Freeway been found to be constructed on or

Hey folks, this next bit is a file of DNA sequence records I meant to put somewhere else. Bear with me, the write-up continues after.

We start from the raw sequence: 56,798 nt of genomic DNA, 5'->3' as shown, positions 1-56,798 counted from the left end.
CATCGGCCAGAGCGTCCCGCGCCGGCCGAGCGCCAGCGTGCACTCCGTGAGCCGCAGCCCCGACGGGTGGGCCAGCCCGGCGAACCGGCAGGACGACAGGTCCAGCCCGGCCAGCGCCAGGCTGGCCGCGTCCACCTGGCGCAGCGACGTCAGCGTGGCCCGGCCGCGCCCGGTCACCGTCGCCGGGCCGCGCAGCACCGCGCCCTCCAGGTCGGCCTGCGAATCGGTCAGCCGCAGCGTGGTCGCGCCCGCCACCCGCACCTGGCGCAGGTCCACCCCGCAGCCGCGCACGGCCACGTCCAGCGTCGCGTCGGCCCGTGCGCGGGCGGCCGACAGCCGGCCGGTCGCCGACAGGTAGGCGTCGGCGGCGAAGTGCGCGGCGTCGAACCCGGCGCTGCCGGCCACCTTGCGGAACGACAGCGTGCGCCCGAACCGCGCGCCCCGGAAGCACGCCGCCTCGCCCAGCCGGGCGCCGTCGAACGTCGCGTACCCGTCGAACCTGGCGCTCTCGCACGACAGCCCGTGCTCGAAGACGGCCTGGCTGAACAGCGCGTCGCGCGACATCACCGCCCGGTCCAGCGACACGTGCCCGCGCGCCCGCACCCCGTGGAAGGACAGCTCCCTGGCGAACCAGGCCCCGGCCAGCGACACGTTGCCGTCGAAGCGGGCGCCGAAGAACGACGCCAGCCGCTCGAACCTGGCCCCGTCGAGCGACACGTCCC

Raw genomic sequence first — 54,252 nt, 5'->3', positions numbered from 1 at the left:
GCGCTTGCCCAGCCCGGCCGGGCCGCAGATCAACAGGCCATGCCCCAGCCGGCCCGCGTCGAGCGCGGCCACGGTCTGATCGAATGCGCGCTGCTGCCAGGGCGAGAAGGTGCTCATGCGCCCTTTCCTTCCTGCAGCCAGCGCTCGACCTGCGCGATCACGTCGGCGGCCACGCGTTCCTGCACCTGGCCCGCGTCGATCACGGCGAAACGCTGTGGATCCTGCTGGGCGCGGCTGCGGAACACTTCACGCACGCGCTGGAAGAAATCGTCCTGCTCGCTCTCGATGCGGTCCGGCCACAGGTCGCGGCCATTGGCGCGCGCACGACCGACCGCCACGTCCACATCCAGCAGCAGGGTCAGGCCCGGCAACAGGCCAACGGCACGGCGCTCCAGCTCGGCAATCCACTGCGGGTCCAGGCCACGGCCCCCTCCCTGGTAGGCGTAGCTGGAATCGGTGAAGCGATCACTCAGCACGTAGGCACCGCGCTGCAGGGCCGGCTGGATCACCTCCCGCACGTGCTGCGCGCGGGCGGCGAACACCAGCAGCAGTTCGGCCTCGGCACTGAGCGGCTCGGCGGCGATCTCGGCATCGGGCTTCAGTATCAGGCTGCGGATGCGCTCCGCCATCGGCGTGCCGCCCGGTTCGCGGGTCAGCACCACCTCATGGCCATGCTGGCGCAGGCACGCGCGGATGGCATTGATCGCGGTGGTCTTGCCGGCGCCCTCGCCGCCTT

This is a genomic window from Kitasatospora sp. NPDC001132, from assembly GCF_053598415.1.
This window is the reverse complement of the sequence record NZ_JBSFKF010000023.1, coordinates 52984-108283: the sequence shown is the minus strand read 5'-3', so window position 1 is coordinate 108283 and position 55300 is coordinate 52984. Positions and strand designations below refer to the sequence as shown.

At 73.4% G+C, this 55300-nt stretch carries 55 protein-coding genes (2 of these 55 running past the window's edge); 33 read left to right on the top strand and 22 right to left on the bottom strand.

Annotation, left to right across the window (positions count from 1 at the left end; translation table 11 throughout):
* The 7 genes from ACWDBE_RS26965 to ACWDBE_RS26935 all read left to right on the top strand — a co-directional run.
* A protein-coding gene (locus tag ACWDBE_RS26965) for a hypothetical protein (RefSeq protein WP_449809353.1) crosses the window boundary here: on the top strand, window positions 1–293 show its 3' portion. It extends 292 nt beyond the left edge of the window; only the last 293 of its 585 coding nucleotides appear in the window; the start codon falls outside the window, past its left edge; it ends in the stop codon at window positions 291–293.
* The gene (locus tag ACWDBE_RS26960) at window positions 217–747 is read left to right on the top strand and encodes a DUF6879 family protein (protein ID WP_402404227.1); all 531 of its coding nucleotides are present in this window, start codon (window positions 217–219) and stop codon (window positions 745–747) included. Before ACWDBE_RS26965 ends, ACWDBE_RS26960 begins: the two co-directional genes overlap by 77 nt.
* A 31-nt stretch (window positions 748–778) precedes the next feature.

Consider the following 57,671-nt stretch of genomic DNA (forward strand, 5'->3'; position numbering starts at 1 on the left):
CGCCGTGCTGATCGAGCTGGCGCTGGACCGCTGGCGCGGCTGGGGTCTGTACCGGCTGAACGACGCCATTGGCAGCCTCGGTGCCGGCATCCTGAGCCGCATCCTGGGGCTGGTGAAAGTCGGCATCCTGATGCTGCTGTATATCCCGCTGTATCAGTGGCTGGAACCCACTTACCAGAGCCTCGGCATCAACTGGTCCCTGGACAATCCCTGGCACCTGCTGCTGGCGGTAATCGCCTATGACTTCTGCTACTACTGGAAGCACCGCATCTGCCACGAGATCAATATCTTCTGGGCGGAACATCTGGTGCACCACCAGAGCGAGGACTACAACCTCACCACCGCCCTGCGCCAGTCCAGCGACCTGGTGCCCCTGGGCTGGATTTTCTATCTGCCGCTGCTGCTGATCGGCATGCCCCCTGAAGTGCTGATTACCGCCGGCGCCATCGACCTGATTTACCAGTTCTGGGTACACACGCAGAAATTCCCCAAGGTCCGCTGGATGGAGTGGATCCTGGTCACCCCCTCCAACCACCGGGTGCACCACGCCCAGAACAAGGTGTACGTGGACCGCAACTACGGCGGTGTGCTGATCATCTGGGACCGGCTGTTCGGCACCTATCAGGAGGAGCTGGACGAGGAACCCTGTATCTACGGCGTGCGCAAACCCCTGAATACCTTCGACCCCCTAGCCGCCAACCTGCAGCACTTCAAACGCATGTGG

Freeway systems can also be pointed as responsible for the weak economies of inner-city areas, seeing as they send consumers through and not into local business centers in these communities. The transition into a built environment in cities like Los Angeles where it is shaped to suit a freeway system that favors suburban development has resulted in major disadvantages to non-white communities in inner-city areas may be considered environmental racism. The third and last example is the set of prison reforms during the Progressive Era. As the increasing industrialization in American cities attracted newcomers looking for work, urban populations grew, as did poverty and crime rates. Many Progressives believed that people committed crimes due to environmental factors rather than because they had just chosen to commit a crime. Progressive reformers brought their reforms into the criminal justice system, and the most significant changes addressed probation, parole, and sentencing. Probation, for example, is the concept of trying to rehabilitate a convicted criminal without sending that person to jail. Although the idea of probation was well-meaning, the execution of probation programs showed to be flawed. Costs of probation programs were placed on local governments, and seeing as most prisons are sited near low-income, poorly funded areas, this resulted in inadequate funding of probation programs and a production of underqualified probation officers in these areas. In addition to this, the probation system allowed for judges to rule in favor of middle-class and/or white offenders. According to environmental studies professor David Naguib Pellow, “tough on crime” and “war on drug” policies in addition to efforts to control forms of resistance from communities of color have resulted in drastic growths in the amount of incarcerated people in America. African Americans, for example, only compose 6.8% of the California state population, yet make up roughly 30% of the state prison population. This becomes a significant environmental racism problem seeing as prisons have been found to be constructed on or near toxic sites, and even themselves become sources of contamination. Prison siting often occurs near low-income communities, and problems like drinking-water contamination or exposure to pesticides are not rare health risks for prisoners and nearby residents. Prisons are not generally seen as locations for environmental problems; however, the entire prison system, from its institutionalized racism to its environmental risks is another example of how the Progressive Era paved a path for environmental racism. Although there were some achievements that improved conditions for African Americans and other non-white minorities, the Progressive Era marked a time period of extreme racial tensions. Aside from the blatant racism of some reformers and their policies, there are changes and reforms that have been used for decades as vessels of environmental racism. Municipal cleanup, shifts in forms of transformation, and criminal justice reforms all seem to have benefitted society as a whole, but in closer inspection it is evident that they have also had significant repercussions in communities of color. Low-income and minority communities have had a relatively small amount of advocates and little representation within the environmental movement and at the national level, and raising awareness to these issues could be the first step in addressing them across the nation.